She was a leader, a fighter, an inspiration, and everyone was instantly drawn to her.
Those are just some of the words community members are sharing in remembrance of Teresa Bell.
After fighting a public battle with myxoid liposarcoma for 14 years, the Trenton woman, cancer awareness advocate and previous owner of JB Print Solutions died Thursday.
Sarcoma is a cancer which arises in the fatty tissue anywhere in the body and is rather an uncommon soft-tissue tumor.
Bell is survived by her husband Mike, daughters, Paula Dowling (Derek) and Kaitlyn Bell, son Tanner and granddaughters Holly and Isla.
Well known locally, provincially and nationally for her dedication to raise awareness and funds for Sarcoma cancer research, Bell created the Sarcoma cancer research fund with the help of close friends.
Brad Warner with the Hastings-Prince Edward County Community Office of the Canadian Cancer Society has known and worked with Bell for nearly four years and proudly called her a genuine and dedicated leader.
“Her goal was to raise $25,000 over five years for the fund and that was achieved in just two years through her creation of the annual Sarcoma Step and Fetch event in Trenton,” Warner said.
He said the event now in its seventh year has raised $50,000 with all funds going directly to Sarcoma research.
Bell, also a regular attendee and flag bearer at the annual Relay for Life, would share her story every year.
She was a volunteer vice-president at the Society and is credited with starting the fight-back crew that offers support for young adults living with cancer.
“She connected with a lot of people who have been affected by cancer within the community,” recalled Warner.
“She was amazing,” he said. “Honestly it felt like she was invincible.”
In 2012, Bell’s dedication to cancer awareness and her career was honoured when she was named The Intelligencer’s Remarkable Woman of the Year.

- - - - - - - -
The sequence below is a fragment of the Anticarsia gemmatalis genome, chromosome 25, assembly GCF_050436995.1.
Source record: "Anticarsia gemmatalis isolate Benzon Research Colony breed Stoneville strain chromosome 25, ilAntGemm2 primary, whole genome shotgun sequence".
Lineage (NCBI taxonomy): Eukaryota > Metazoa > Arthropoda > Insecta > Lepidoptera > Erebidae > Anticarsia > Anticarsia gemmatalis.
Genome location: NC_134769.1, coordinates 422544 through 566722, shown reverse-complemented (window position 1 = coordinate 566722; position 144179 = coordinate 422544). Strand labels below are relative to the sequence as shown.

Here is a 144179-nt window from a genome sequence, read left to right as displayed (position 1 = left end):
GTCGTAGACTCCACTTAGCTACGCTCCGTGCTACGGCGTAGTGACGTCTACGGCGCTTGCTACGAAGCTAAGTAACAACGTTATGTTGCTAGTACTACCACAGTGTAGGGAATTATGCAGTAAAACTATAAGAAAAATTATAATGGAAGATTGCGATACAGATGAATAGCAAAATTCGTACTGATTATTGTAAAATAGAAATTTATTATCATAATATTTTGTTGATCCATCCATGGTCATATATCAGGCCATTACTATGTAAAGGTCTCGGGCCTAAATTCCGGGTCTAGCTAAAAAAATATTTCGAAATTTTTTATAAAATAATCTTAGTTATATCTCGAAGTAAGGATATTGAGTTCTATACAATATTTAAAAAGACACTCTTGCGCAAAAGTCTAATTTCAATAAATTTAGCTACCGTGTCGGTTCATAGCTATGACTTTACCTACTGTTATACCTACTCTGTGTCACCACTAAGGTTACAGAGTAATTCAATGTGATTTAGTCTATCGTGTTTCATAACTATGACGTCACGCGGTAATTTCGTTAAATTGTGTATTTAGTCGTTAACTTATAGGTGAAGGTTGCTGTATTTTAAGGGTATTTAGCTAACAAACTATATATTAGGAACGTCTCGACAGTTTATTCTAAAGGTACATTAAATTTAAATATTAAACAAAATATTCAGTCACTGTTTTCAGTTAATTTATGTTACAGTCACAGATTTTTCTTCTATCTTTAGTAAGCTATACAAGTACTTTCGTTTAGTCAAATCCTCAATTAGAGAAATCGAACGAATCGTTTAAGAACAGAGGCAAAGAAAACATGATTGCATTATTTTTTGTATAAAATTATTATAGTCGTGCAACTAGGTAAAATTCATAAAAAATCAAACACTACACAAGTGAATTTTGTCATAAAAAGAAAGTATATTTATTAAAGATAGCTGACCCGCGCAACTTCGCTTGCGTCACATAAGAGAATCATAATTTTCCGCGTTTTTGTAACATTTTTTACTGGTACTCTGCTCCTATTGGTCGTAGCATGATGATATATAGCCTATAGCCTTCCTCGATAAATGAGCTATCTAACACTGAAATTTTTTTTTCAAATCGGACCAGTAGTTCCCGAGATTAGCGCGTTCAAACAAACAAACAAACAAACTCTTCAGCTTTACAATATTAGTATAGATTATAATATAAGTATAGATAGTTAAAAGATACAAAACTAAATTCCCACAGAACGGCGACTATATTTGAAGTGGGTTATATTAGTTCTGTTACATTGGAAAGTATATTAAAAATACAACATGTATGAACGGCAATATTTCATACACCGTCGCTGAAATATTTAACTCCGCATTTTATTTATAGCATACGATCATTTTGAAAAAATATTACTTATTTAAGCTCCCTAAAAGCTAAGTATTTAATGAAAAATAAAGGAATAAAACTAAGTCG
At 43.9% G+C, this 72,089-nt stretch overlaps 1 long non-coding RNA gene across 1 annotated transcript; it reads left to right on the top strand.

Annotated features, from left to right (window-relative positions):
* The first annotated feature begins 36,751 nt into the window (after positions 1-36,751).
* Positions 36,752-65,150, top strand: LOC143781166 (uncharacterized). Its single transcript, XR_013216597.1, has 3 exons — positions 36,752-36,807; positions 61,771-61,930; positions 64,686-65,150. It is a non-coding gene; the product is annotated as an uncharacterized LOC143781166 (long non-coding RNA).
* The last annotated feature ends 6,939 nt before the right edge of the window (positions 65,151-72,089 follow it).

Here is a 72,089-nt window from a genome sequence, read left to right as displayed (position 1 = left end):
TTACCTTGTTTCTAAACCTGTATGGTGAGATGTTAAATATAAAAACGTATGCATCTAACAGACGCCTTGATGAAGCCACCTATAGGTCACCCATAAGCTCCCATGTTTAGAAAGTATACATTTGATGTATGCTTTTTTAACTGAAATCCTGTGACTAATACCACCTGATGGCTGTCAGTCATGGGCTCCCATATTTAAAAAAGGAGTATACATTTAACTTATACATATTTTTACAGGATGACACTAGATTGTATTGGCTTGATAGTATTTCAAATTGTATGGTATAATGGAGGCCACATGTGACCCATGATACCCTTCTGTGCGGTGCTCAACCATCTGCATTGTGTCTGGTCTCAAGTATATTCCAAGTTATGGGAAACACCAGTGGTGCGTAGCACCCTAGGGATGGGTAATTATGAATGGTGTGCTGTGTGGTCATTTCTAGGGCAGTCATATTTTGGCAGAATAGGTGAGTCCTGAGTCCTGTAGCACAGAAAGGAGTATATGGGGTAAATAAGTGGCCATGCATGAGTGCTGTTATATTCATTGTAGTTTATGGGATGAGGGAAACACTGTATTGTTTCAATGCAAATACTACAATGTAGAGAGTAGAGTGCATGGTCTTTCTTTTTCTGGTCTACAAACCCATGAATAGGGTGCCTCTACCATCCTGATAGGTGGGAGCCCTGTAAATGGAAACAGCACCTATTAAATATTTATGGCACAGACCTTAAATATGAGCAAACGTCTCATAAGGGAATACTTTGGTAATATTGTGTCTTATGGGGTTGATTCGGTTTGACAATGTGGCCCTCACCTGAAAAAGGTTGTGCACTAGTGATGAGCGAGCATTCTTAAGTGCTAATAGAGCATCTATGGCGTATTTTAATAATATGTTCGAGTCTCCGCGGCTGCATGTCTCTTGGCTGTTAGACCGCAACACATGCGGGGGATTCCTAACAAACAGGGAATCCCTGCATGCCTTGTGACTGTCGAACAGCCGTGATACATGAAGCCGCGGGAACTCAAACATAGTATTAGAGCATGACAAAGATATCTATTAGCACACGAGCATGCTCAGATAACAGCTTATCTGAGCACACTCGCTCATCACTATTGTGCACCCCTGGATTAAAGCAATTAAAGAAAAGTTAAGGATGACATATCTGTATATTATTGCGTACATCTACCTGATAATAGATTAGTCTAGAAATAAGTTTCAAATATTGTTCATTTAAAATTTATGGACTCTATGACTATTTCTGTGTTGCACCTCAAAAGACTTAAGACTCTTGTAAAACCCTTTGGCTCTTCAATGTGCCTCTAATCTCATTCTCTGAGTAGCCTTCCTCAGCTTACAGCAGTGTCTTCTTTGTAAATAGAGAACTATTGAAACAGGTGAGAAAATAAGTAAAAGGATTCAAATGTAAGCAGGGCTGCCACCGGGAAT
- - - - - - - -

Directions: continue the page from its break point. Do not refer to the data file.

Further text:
In May 2016, Bell was awarded the National Canadian Cancer Society Medal of Courage in honour of her cancer battle and commitment to volunteering with the society.
Amy Doyle, former manager at the local branch nominated Bell for the recognition.
Doyle posted her condolences to Bell’s family on Facebook Thursday.
“We lost Teresa Bell far too young and so full of life and love for everyone she met. I’m so deeply blessed to have known her, to have called her a friend. I will miss you Teresa, and you will never be forgotten. I promise.”
Bell also blogged about her experiences through the course of her journey.
Her daughter Kaitlyn wrote an entry on Tuesday updating Bell’s followers on her mother’s condition and the recent decision to stop treatment.
“She has had such an amazing journey, and the impact that she has had on people… it is incredible,” Kaitlyn wrote. “I may keep posting on the blog from time to time, I may not want to look at it ever again. But I know I will for sure leave it up for anyone in the future who is looking to relate to someone who has Sarcoma cancer. Even though my mom’s story doesn’t end with a miraculous cure, take comfort that my mom lived a full life. She was just crazy enough to live it in a shorter time span than most.”